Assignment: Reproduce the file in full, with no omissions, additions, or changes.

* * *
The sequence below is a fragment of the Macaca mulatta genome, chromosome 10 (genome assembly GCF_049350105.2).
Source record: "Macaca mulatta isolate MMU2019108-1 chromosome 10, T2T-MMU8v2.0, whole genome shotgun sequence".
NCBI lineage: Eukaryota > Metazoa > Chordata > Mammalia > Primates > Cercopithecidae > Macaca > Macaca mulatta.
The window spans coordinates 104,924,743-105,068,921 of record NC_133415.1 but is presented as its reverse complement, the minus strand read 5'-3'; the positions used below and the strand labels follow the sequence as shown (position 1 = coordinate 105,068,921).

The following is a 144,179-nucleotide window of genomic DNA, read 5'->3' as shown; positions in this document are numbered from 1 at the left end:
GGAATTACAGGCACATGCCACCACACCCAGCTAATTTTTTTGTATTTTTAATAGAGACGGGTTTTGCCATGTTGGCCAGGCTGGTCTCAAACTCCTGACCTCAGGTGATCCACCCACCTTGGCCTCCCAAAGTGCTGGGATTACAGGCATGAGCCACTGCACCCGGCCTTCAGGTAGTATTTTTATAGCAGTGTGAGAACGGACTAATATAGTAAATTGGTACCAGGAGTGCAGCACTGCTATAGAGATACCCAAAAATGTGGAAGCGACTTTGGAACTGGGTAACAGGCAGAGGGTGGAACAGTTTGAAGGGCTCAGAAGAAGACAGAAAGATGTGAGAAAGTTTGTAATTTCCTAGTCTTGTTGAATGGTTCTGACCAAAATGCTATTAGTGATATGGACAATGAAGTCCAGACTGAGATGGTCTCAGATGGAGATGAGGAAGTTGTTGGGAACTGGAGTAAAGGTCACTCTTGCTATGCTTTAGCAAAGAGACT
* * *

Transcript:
The sequence below is a fragment of the Macaca mulatta genome, chromosome 10 (genome assembly GCF_049350105.2).
Source record: "Macaca mulatta isolate MMU2019108-1 chromosome 10, T2T-MMU8v2.0, whole genome shotgun sequence".
NCBI lineage: Eukaryota > Metazoa > Chordata > Mammalia > Primates > Cercopithecidae > Macaca > Macaca mulatta.
The window spans coordinates 104,924,743-105,068,921 of record NC_133415.1 but is presented as its reverse complement, the minus strand read 5'-3'; the positions used below and the strand labels follow the sequence as shown (position 1 = coordinate 105,068,921).

The following is a 144,179-nucleotide window of genomic DNA, read 5'->3' as shown; positions in this document are numbered from 1 at the left end:
GGAATTACAGGCACATGCCACCACACCCAGCTAATTTTTTTGTATTTTTAATAGAGACGGGTTTTGCCATGTTGGCCAGGCTGGTCTCAAACTCCTGACCTCAGGTGATCCACCCACCTTGGCCTCCCAAAGTGCTGGGATTACAGGCATGAGCCACTGCACCCGGCCTTCAGGTAGTATTTTTATAGCAGTGTGAGAACGGACTAATATAGTAAATTGGTACCAGGAGTGCAGCACTGCTATAGAGATACCCAAAAATGTGGAAGCGACTTTGGAACTGGGTAACAGGCAGAGGGTGGAACAGTTTGAAGGGCTCAGAAGAAGACAGAAAGATGTGAGAAAGTTTGTAATTTCCTAGTCTTGTTGAATGGTTCTGACCAAAATGCTATTAGTGATATGGACAATGAAGTCCAGACTGAGATGGTCTCAGATGGAGATGAGGAAGTTGTTGGGAACTGGAGTAAAGGTCACTCTTGCTATGCTTTAGCAAAGAGACT